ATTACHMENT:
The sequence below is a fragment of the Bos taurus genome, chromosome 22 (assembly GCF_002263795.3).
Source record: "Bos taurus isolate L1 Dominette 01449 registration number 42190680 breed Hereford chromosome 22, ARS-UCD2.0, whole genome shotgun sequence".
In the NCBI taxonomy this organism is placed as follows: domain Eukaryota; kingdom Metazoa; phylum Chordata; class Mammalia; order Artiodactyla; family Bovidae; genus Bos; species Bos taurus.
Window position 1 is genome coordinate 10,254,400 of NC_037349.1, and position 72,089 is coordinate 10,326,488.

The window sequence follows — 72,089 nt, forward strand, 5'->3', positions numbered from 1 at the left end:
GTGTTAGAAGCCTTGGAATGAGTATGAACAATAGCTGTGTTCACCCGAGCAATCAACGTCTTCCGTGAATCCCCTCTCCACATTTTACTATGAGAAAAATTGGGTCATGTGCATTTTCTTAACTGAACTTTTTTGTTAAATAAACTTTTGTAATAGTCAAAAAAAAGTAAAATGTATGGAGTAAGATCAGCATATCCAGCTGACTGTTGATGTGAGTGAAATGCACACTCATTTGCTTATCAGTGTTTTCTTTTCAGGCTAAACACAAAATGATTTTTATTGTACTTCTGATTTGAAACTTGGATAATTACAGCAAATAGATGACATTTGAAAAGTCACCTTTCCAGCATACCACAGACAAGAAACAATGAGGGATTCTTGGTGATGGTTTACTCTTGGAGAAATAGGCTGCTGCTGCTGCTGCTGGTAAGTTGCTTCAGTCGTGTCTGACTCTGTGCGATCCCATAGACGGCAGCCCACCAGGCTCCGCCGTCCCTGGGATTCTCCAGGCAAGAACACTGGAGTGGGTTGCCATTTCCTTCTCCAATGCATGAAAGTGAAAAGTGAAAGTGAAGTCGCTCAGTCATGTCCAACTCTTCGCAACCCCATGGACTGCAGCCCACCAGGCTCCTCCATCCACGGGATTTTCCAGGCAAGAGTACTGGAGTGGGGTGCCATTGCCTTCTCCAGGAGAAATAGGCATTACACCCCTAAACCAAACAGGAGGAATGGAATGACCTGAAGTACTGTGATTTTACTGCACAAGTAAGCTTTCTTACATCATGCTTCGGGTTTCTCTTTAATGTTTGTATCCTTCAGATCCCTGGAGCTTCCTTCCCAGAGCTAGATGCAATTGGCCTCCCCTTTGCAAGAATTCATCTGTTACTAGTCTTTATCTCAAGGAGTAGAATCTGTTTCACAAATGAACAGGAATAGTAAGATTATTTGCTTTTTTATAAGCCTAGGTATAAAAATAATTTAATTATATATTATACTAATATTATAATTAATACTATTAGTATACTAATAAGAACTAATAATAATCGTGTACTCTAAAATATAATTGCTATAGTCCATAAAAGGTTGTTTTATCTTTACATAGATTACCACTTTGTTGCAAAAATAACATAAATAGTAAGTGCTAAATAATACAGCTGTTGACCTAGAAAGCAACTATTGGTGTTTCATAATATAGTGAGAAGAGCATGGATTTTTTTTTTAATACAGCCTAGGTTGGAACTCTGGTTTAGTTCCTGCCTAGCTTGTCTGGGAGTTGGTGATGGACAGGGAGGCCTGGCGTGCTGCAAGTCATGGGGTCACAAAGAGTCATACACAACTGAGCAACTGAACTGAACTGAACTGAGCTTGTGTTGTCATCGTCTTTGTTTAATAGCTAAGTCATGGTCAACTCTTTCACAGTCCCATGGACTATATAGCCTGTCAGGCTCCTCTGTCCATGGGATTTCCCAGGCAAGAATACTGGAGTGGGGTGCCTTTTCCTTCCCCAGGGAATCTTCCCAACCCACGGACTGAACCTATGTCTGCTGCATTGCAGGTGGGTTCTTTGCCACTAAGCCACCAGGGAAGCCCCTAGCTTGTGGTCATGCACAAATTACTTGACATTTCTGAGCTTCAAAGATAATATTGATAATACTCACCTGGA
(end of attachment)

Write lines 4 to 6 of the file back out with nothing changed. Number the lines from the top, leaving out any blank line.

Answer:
Window position 1 is genome coordinate 10,254,400 of NC_037349.1, and position 72,089 is coordinate 10,326,488.

The window sequence follows — 72,089 nt, forward strand, 5'->3', positions numbered from 1 at the left end:
GTGTTAGAAGCCTTGGAATGAGTATGAACAATAGCTGTGTTCACCCGAGCAATCAACGTCTTCCGTGAATCCCCTCTCCACATTTTACTATGAGAAAAATTGGGTCATGTGCATTTTCTTAACTGAACTTTTTTGTTAAATAAACTTTTGTAATAGTCAAAAAAAAGTAAAATGTATGGAGTAAGATCAGCATATCCAGCTGACTGTTGATGTGAGTGAAATGCACACTCATTTGCTTATCAGTGTTTTCTTTTCAGGCTAAACACAAAATGATTTTTATTGTACTTCTGATTTGAAACTTGGATAATTACAGCAAATAGATGACATTTGAAAAGTCACCTTTCCAGCATACCACAGACAAGAAACAATGAGGGATTCTTGGTGATGGTTTACTCTTGGAGAAATAGGCTGCTGCTGCTGCTGCTGGTAAGTTGCTTCAGTCGTGTCTGACTCTGTGCGATCCCATAGACGGCAGCCCACCAGGCTCCGCCGTCCCTGGGATTCTCCAGGCAAGAACACTGGAGTGGGTTGCCATTTCCTTCTCCAATGCATGAAAGTGAAAAGTGAAAGTGAAGTCGCTCAGTCATGTCCAACTCTTCGCAACCCCATGGACTGCAGCCCACCAGGCTCCTCCATCCACGGGATTTTCCAGGCAAGAGTACTGGAGTGGGGTGCCATTGCCTTCTCCAGGAGAAATAGGCATTACACCCCTAAACCAAACAGGAGGAATGGAATGACCTGAAGTACTGTGATTTTACTGCACAAGTAAGCTTTCTTACATCATGCTTCGGGTTTCTCTTTAATGTTTGTATCCTTCAGATCCCTGGAGCTTCCTTCCCAGAGCTAGATGCAATTGGCCTCCCCTTTGCAAGAATTCATCTGTTACTAGTCTTTATCTCAAGGAGTAGAATCTGTTTCACAAATGAACAGGAATAGTAAGATTATTTGCTTTTTTATAAGCCTAGGTATAAAAATAATTTAATTATATATTATACTAATATTATAATTAATACTATTAGTATACTAATAAGAACTAATAATAATCGTGTACTCTAAAATATAATTGCTATAGTCCATAAAAGGTTGTTTTATCTTTACATAGATTACCACTTTGTTGCAAAAATAACATAAATAGTAAGTGCTAAATAATACAGCTGTTGACCTAGAAAGCAACTATTGGTGTTTCATAATATAGTGAGAAGAGCATGGATTTTTTTTTTAATACAGCCTAGGTTGGAACTCTGGTTTAGTTCCTGCCTAGCTTGTCTGGGAGTTGGTGATGGACAGGGAGGCCTGGCGTGCTGCAAGTCATGGGGTCACAAAGAGTCATACACAACTGAGCAACTGAACTGAACTGAACTGAGCTTGTGTTGTCATCGTCTTTGTTTAATAGCTAAGTCATGGTCAACTCTTTCACAGTCCCATGGACTATATAGCCTGTCAGGCTCCTCTGTCCATGGGATTTCCCAGGCAAGAATACTGGAGTGGGGTGCCTTTTCCTTCCCCAGGGAATCTTCCCAACCCACGGACTGAACCTATGTCTGCTGCATTGCAGGTGGGTTCTTTGCCACTAAGCCACCAGGGAAGCCCCTAGCTTGTGGTCATGCACAAATTACTTGACATTTCTGAGCTTCAAAGATAATATTGATAATACTCACCTGGA